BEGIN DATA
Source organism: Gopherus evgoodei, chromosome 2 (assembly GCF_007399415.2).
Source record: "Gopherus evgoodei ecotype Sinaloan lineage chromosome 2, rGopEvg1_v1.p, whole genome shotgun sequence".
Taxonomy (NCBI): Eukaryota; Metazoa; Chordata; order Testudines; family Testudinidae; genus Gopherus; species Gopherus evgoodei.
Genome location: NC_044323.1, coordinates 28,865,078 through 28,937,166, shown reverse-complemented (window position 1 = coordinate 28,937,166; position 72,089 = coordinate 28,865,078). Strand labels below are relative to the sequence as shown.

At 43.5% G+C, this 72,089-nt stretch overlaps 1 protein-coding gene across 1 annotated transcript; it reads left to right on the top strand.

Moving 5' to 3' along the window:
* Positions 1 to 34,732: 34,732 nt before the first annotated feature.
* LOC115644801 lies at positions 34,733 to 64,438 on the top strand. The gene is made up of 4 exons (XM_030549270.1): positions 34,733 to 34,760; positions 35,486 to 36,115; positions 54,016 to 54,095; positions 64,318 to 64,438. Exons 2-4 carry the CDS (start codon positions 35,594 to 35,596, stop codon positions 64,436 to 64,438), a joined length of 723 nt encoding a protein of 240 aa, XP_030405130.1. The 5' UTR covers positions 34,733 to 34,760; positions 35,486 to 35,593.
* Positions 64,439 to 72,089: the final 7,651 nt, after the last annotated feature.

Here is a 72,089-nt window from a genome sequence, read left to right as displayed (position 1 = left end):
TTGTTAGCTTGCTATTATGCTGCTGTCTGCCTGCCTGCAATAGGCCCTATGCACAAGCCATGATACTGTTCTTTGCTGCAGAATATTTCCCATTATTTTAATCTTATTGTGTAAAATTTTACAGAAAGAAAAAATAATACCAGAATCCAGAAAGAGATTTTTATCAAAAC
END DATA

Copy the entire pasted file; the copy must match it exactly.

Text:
Source organism: Gopherus evgoodei, chromosome 2 (assembly GCF_007399415.2).
Source record: "Gopherus evgoodei ecotype Sinaloan lineage chromosome 2, rGopEvg1_v1.p, whole genome shotgun sequence".
Taxonomy (NCBI): Eukaryota; Metazoa; Chordata; order Testudines; family Testudinidae; genus Gopherus; species Gopherus evgoodei.
Genome location: NC_044323.1, coordinates 28,865,078 through 28,937,166, shown reverse-complemented (window position 1 = coordinate 28,937,166; position 72,089 = coordinate 28,865,078). Strand labels below are relative to the sequence as shown.

At 43.5% G+C, this 72,089-nt stretch overlaps 1 protein-coding gene across 1 annotated transcript; it reads left to right on the top strand.

Moving 5' to 3' along the window:
* Positions 1 to 34,732: 34,732 nt before the first annotated feature.
* LOC115644801 lies at positions 34,733 to 64,438 on the top strand. The gene is made up of 4 exons (XM_030549270.1): positions 34,733 to 34,760; positions 35,486 to 36,115; positions 54,016 to 54,095; positions 64,318 to 64,438. Exons 2-4 carry the CDS (start codon positions 35,594 to 35,596, stop codon positions 64,436 to 64,438), a joined length of 723 nt encoding a protein of 240 aa, XP_030405130.1. The 5' UTR covers positions 34,733 to 34,760; positions 35,486 to 35,593.
* Positions 64,439 to 72,089: the final 7,651 nt, after the last annotated feature.

Here is a 72,089-nt window from a genome sequence, read left to right as displayed (position 1 = left end):
TTGTTAGCTTGCTATTATGCTGCTGTCTGCCTGCCTGCAATAGGCCCTATGCACAAGCCATGATACTGTTCTTTGCTGCAGAATATTTCCCATTATTTTAATCTTATTGTGTAAAATTTTACAGAAAGAAAAAATAATACCAGAATCCAGAAAGAGATTTTTATCAAAAC